Day In a Page

A History of the First World War in 100 Moments: Peace without magnanimity - the summit in a railway siding that ended the fighting

A History of the First World War in 100 Moments

Peace without magnanimity - the summit in a railway siding that ended the fighting
Scottish independence: How the Commonwealth Games could swing the vote

Scottish independence: How the Commonwealth Games could swing the vote

In the final part of our series, Chris Green arrives in Glasgow - a host city struggling to keep the politics out of its celebration of sport
Out in the cold: A writer spends a night on the streets and hears the stories of the homeless

A writer spends a night on the streets

Rough sleepers - the homeless, the destitute and the drunk - exist in every city. Will Nicoll meets those whose luck has run out
Striking new stations, high-speed links and (whisper it) better services - the UK's railways are entering a new golden age

UK's railways are entering a new golden age

New stations are opening across the country and our railways appear to be entering an era not seen in Britain since the early 1950s
Conchita Wurst becomes a 'bride' on the Paris catwalk - and proves there is life after Eurovision

Conchita becomes a 'bride' on Paris catwalk

Alexander Fury salutes the Eurovision Song Contest winner's latest triumph
Pétanque World Championship in Marseilles hit by

Pétanque 'world cup' hit by death threats

This year's most acrimonious sporting event took place in France, not Brazil. How did pétanque get so passionate?
Whelks are healthy, versatile and sustainable - so why did we stop eating them in the UK?

Why did we stop eating whelks?

Whelks were the Victorian equivalent of the donor kebab and our stocks are abundant. So why do we now export them all to the Far East?
10 best women's sunglasses

In the shade: 10 best women's sunglasses

From luxury bespoke eyewear to fun festival sunnies, we round up the shades to be seen in this summer
Germany vs Argentina World Cup 2014: Lionel Messi? Javier Mascherano is key for Argentina...

World Cup final: Messi? Mascherano is key for Argentina...

No 10 is always centre of attention but Barça team-mate is just as crucial to finalists’ hopes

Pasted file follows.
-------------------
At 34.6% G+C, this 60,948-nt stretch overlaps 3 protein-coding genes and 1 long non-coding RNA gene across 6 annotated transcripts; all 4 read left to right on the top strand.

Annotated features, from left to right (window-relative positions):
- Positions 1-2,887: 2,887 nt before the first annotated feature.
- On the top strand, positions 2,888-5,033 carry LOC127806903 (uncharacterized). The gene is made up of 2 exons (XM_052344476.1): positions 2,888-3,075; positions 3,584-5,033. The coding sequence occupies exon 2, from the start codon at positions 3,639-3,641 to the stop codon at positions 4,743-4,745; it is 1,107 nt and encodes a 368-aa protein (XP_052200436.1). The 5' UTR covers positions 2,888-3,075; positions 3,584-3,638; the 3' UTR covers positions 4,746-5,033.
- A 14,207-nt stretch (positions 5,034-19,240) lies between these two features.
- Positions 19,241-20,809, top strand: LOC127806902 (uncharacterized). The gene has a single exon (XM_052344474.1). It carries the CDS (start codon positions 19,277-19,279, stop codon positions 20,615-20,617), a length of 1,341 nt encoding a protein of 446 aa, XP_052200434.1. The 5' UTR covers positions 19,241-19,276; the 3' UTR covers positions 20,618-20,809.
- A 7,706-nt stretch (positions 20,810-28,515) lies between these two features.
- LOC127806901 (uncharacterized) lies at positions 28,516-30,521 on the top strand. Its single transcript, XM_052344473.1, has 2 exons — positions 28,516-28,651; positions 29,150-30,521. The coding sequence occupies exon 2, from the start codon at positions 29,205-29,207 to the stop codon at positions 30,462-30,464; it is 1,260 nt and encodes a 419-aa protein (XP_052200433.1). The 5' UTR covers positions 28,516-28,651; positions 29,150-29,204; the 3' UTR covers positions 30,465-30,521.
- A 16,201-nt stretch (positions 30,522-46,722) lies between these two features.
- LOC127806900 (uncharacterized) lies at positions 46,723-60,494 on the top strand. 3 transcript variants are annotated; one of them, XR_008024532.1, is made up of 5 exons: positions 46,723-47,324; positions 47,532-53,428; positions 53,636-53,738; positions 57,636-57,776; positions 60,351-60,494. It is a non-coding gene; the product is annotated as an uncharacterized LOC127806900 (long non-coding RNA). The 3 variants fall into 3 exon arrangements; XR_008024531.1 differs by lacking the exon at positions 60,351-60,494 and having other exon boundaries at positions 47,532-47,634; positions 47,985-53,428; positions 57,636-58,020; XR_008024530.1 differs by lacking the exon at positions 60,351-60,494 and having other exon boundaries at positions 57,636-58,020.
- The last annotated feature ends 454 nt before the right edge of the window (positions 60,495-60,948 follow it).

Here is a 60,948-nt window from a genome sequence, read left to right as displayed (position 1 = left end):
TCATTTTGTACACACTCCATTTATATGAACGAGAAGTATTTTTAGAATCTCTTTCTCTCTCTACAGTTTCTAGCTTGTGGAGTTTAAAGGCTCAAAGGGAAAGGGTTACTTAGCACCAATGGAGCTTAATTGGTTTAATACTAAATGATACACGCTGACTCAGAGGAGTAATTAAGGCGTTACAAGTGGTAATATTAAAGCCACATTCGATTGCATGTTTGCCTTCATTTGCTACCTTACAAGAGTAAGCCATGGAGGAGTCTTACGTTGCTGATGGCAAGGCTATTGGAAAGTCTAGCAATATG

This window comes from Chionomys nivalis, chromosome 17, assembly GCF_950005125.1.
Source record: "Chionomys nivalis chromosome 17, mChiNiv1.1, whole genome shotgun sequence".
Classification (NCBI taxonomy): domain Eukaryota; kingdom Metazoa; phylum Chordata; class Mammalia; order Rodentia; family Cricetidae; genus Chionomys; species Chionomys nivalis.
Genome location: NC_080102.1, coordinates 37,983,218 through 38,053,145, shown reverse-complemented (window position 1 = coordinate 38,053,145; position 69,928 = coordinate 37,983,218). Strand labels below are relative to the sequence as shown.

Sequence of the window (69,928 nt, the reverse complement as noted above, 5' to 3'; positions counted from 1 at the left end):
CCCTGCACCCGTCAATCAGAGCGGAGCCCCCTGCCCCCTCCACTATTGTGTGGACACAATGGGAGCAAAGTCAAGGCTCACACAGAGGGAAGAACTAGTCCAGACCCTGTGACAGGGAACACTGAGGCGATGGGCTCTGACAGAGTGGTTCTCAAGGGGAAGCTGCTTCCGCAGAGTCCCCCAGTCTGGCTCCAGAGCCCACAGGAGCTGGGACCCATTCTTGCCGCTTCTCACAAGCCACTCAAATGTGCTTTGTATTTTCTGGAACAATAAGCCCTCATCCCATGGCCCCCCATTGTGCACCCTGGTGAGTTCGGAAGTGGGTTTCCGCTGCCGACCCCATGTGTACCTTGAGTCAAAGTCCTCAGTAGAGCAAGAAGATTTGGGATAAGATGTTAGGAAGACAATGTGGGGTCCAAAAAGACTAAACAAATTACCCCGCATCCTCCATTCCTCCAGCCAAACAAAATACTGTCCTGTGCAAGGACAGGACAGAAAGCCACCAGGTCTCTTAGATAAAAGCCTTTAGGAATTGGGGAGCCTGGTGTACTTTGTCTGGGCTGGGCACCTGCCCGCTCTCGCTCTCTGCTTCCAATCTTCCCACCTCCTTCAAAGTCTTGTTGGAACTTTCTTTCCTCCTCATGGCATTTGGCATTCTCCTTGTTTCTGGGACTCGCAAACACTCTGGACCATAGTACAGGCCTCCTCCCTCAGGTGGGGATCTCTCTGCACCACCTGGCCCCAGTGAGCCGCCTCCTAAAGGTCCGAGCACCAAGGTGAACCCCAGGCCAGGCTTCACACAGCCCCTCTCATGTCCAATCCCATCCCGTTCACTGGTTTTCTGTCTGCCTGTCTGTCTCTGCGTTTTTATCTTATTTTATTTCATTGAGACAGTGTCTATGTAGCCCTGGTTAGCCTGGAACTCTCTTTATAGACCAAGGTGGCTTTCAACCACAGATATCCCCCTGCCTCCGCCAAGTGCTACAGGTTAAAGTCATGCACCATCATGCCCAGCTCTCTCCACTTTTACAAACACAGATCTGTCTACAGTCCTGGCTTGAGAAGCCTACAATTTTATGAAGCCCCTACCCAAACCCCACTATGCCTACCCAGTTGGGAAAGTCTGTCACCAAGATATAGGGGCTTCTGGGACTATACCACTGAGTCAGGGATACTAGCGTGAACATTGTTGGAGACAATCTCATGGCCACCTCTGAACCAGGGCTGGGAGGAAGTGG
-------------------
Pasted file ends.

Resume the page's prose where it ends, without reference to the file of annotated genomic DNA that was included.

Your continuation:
Siobhan-Marie O’Connor: Swimmer knows she needs Glasgow joy on road to Rio

Siobhan-Marie O’Connor: Swimmer needs Glasgow joy on road to Rio

18-year-old says this month’s Commonwealth Games are a key staging post in her career before time slips away
The true Gaza back-story that the Israelis aren’t telling this week

The true Gaza back-story that the Israelis aren’t telling this week

A future Palestine state will have no borders and be an enclave within Israel, surrounded on all sides by Israeli-held territory, says Robert Fisk
A History of the First World War in 100 Moments: The German people demand an end to the fighting

A History of the First World War in 100 Moments

The German people demand an end to the fighting
New play by Oscar Wilde's grandson reveals what the Irish wit said at his trials

New play reveals what Oscar Wilde said at trials

For a century, what Wilde actually said at his trials was a mystery. But the recent discovery of shorthand notes changed that. Now his grandson Merlin Holland has turned them into a play
Can scientists save the world's sea life from

Can scientists save our sea life?

By the end of the century, the only living things left in our oceans could be plankton and jellyfish. Alex Renton meets the scientists who are trying to turn the tide
Richard III, Trafalgar Studios, review: Martin Freeman gives highly intelligent performance

Richard III review

Martin Freeman’s psychotic monarch is big on mockery but wanting in malice